The cancer care team: Nurse practitioner

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Nurse practitioners are registered nurses who have additional formal education. Find out how a nurse practitioner is different from a nurse and what they can do to help you during your treatment.

Key points

  • Nurse practitioners are able to order and interpret tests, assess patients, tell you your diagnosis, prescribe medications and perform certain procedures.
  • Nurse practitioners can provide care at any point of your cancer journey and help to make your treatment plan.

What is a nurse practitioner?

A nurse practitioner is a registered nurse who has received additional formal education. Because of this, they are able to assess patients, order and interpret test results, communicate diagnoses to patients, prescribe medications and perform specific procedures.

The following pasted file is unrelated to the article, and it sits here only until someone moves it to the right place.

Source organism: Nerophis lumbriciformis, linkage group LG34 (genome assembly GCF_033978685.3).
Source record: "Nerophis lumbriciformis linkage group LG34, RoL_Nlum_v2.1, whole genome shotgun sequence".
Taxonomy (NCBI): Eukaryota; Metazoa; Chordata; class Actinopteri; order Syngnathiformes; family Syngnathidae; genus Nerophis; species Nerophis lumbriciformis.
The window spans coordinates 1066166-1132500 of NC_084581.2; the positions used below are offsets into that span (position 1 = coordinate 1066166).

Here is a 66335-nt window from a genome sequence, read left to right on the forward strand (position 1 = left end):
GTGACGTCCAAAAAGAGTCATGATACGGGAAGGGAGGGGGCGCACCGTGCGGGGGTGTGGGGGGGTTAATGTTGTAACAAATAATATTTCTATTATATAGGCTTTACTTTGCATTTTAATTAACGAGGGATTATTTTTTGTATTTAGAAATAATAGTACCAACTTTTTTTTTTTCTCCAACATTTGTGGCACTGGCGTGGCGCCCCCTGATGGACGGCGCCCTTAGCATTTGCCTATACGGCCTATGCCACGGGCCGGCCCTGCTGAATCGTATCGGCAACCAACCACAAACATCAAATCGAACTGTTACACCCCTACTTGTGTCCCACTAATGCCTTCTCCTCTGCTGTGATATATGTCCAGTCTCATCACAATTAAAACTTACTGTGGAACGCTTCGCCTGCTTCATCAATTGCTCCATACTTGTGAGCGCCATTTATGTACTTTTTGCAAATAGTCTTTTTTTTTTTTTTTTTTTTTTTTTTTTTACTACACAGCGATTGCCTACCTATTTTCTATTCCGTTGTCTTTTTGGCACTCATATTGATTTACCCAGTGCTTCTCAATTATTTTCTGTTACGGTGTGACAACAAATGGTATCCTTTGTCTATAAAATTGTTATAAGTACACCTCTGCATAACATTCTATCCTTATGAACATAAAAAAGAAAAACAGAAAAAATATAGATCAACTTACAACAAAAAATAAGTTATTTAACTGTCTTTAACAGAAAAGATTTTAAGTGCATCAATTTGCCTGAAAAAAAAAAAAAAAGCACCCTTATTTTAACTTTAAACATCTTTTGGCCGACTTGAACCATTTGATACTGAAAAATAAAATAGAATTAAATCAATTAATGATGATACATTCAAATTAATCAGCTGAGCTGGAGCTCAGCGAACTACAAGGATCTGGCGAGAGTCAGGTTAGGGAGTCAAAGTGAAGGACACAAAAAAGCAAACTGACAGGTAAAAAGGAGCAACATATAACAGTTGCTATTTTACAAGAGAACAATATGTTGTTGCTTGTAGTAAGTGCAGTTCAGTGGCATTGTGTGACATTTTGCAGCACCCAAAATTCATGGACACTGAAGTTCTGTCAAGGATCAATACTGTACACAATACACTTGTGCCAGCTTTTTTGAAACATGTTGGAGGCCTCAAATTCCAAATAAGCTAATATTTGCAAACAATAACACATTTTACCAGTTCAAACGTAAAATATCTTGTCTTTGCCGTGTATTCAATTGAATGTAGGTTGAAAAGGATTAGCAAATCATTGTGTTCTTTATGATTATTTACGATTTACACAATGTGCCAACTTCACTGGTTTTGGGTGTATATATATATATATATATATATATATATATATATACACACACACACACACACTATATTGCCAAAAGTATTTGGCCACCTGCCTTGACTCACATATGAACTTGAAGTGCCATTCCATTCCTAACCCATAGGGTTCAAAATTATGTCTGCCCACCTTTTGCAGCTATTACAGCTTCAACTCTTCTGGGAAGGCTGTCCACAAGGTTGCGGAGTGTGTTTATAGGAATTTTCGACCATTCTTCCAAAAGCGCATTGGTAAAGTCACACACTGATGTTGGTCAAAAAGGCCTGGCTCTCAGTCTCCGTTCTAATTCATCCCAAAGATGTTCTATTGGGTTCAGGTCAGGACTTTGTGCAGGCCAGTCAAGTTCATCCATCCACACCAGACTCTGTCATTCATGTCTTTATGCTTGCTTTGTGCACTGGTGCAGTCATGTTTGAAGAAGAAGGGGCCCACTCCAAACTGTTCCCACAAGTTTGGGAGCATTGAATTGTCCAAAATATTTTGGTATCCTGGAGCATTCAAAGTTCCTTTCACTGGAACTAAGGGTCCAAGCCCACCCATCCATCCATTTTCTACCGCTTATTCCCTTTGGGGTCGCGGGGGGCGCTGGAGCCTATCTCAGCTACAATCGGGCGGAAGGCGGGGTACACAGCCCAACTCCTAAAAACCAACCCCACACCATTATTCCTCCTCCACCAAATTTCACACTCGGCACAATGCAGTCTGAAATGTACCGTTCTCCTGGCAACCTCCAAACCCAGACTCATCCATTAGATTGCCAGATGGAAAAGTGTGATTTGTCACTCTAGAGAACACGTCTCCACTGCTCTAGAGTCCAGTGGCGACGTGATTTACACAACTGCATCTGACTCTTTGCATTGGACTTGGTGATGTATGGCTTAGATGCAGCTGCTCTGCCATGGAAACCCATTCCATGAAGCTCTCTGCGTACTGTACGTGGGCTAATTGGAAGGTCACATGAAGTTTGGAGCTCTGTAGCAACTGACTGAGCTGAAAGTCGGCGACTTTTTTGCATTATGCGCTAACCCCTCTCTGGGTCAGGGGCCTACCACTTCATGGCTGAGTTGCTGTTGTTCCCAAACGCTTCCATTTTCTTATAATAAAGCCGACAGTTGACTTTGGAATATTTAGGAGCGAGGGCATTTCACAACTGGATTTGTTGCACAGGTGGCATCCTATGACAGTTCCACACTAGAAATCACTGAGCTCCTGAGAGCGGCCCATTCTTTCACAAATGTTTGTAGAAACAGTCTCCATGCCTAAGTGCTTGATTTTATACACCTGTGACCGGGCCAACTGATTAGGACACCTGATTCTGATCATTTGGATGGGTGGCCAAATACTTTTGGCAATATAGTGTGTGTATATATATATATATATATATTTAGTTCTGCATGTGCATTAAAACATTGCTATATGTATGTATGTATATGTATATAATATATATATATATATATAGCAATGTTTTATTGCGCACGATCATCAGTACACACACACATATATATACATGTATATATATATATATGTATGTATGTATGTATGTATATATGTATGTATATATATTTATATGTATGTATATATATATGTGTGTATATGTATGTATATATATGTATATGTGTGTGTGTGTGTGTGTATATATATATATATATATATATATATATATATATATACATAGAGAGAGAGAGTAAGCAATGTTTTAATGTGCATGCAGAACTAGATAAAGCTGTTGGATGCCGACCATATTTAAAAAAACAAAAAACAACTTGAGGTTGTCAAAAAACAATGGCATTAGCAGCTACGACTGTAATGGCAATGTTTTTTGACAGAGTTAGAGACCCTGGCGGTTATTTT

What does a nurse practitioner do?

A nurse practitioner provides nursing care and does much of the same work as a doctor. For example, you might see one for your physical check-ups.

They work closely with you and the rest of your health-care team to help make a treatment plan that works for you and your family. They can also help you connect with other health-care professionals you might need to see.

Nurse practitioners can provide care at any time during the cancer treatment journey—from prevention and diagnosis, to treatment and supportive care, to recovery and palliative care.

Not all cancer centres have nurse practitioners on the treatment team.

Last updated: September 3rd 2019